FAQs About dTMS- Deep Transcranial Magnetic Stimulation

FAQs About dTMS- Deep Transcranial Magnetic Stimulation

Being fully informed of your treatment options is a top priority at CPCH. We want to make sure you’re well aware of your treatment options and any side effects you may experience. Here are some frequently asked questions about dTMS.

Q: What is dTMS?
A: dTMS stands for Deep Transcranial Magnetic Stimulation. It is a type of treatment that uses magnetic fields outside of the head to activate electrical fields in the brain.

Q: What does it treat?
A: Currently, dTMS is FDA-approved as a treatment for depression. It is being tested as a treatment in other conditions like PTSD, ADHD, Parkinson’s disease, and bipolar disorder.

Q: Who should consider dTMS as a treatment option?
A: If you have depression that has not responded to medication and psychotherapy, then you may be a good candidate for dTMS. Some people try dTMS instead of medication for depression.

Q: Who should not consider dTMS as a treatment option?
A: If you have a history of recent seizure disorder or you have metal in your head (not including routine dental work metal), you are not a candidate for dTMS.

Q: Does insurance cover dTMS treatment?
A: Sometimes. You have to speak directly with your insurer to find out if you are covered.

Q: What are the side effects of dTMS treatment?
A: The most common side effect is a mild headache that can be treated with over the counter pain medication. Typically, this happens on the first few days of treatment, then
goes away.

Q: What percentage of people get better using dTMS?
A: In our practice, about 60-65% of patients who complete dTMS show a response to the treatment (50% improvement in their depression symptoms). About 30-35% of patients who complete dTMS enter remission from depression (complete improvement in their depression symptoms).

Q: Do people continue using dTMS after their initial treatment is over?
A: We generally recommend that patients complete a taper after completing a course of dTMS. Everyone is different, but it seems like monthly maintenance sessions may help people avoid further depressive episodes.

Q: Can people take medications while doing dTMS?
A: Yes.

Q: If someone responds to dTMS are they likely to respond in the future?
A: Recent evidence suggests that if you respond the first time to dTMS, you can repeat dTMS in the future and are likely to respond again.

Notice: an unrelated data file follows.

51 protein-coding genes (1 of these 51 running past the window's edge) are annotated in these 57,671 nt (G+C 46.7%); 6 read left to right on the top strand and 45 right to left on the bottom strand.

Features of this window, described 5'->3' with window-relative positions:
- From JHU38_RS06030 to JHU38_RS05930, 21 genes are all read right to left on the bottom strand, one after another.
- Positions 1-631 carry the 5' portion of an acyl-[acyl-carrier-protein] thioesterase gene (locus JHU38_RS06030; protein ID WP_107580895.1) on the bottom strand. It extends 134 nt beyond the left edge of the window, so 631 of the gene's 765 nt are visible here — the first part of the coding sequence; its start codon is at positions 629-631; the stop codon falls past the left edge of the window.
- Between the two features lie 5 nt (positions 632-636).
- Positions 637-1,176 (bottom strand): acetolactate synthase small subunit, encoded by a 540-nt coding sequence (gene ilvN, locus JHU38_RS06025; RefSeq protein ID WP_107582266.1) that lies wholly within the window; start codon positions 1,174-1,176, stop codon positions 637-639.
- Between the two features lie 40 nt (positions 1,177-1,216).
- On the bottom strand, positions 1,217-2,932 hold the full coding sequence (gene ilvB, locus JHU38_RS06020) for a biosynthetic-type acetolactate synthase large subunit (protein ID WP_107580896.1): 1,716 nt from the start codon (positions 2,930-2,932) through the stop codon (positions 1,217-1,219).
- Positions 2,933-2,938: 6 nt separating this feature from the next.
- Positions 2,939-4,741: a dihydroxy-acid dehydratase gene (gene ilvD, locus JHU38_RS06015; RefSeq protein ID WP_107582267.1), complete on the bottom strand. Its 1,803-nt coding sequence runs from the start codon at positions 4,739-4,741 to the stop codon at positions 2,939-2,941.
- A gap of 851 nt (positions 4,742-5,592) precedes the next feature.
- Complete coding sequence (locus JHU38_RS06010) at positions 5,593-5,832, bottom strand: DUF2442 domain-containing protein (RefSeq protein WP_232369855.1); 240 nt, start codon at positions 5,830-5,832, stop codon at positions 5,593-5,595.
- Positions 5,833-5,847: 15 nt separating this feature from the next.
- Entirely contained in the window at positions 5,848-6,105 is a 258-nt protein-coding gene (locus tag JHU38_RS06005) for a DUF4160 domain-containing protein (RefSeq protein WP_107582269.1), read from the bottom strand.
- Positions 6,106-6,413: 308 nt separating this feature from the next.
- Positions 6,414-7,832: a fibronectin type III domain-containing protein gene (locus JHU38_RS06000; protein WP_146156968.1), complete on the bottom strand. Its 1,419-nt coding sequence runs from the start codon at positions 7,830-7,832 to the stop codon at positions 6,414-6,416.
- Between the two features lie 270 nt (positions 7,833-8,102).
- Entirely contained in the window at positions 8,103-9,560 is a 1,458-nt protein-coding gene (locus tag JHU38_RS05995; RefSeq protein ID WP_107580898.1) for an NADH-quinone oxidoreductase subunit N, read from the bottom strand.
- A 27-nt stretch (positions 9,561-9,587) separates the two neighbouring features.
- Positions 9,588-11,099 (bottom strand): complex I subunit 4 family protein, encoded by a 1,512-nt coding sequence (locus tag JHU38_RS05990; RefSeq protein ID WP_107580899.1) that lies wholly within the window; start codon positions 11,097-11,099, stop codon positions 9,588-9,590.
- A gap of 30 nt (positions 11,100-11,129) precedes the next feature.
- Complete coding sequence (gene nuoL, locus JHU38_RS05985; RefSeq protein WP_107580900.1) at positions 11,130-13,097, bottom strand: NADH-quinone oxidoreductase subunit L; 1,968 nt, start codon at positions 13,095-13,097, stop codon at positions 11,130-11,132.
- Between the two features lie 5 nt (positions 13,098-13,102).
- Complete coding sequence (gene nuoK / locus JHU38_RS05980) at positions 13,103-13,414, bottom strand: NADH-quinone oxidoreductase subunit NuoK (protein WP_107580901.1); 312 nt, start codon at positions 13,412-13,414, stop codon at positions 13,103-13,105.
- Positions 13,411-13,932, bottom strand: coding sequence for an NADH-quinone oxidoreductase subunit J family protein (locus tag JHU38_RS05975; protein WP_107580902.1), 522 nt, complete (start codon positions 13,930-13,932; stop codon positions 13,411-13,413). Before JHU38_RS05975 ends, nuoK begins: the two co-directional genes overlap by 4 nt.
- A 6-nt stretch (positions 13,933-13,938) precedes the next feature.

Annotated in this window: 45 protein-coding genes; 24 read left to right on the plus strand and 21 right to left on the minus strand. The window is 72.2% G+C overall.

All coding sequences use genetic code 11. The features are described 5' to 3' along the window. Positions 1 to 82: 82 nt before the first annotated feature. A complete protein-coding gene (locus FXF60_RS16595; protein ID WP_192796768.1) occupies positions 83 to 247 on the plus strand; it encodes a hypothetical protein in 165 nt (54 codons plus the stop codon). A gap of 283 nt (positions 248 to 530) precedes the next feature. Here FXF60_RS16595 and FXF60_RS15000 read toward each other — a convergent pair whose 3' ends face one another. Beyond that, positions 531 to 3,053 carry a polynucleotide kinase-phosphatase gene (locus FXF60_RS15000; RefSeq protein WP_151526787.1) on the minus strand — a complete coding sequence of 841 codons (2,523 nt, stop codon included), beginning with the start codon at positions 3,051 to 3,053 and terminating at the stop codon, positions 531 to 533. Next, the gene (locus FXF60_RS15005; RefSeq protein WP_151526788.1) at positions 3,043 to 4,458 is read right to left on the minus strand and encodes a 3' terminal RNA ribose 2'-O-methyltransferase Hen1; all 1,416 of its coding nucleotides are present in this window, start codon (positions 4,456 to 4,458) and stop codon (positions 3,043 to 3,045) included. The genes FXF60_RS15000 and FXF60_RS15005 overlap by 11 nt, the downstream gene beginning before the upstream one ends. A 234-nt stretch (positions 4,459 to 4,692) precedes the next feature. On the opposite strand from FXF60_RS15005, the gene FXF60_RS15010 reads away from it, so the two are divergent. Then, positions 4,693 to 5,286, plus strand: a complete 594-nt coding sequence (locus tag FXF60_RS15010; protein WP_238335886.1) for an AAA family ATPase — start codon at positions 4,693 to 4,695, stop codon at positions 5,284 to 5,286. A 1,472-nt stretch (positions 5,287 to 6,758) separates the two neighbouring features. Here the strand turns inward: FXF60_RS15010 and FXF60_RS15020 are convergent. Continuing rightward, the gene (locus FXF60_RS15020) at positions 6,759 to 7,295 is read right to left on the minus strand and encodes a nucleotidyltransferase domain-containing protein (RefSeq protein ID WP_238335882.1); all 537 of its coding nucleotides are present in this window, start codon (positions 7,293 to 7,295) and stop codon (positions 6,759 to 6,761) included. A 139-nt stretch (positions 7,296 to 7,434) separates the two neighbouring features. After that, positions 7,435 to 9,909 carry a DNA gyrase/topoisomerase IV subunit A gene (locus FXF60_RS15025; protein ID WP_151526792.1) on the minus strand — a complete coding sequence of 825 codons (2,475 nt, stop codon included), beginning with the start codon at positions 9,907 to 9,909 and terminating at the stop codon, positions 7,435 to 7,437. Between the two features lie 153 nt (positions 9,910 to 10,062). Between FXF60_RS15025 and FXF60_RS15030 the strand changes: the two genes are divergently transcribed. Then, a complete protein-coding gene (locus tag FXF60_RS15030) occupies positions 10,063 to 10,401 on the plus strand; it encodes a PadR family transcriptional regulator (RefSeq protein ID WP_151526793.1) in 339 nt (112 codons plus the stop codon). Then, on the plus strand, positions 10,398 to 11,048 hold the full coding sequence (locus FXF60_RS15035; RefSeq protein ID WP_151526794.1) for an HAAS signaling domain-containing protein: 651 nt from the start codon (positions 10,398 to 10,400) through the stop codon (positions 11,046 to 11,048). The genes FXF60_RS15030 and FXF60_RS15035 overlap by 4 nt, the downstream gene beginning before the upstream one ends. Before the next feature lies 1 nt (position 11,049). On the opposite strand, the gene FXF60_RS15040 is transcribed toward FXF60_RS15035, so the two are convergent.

If you would like more information, or to schedule an appointment, contact our office at 919-636-5240.

Live Mentally Healthy,
Dr. Jennie Byrne

Jennie ByrneDr. Jennie Byrne, M.D., PhD
With over 15 years of medical expertise, Jennie Byrne, MD, PhD, is a board-certified psychiatrist with experience treating mental health conditions in adults, including dementia, attention-deficit hyperactivity disorder, anxiety, and depression. After practicing in New York City for 12 years, Dr. Byrne relocated to North Carolina in 2008; she currently cares for patients in Chapel Hill, North Carolina, at Cognitive Psychiatry of Chapel Hill. Dr. Byrne earned her bachelor’s degree at the University of Pennsylvania in Philadelphia. She then received her doctorate from New York University Department of Neurophysiology. She also has a doctorate of medicine from New York University School of Medicine. Dr. Byrne went on to complete a psychiatry residency at Mt. Sinai School of Medicine in New York. In addition to her work as a psychiatrist, Dr. Byrne has performed extensive research on attention, memory, and depression. As a board- certified adult psychiatrist, Dr. Byrne focuses on the needs of each patient to pro.

On February 27rd, our current electronic health system will transition to a new and advanced system to better serve you: Athena. Prior to the transition date, you will be sent a registration link to create a new patient account in Athena. If you have any immediate questions or concerns, please do not hesitate to contact your therapist, or call our office to speak to a staff member.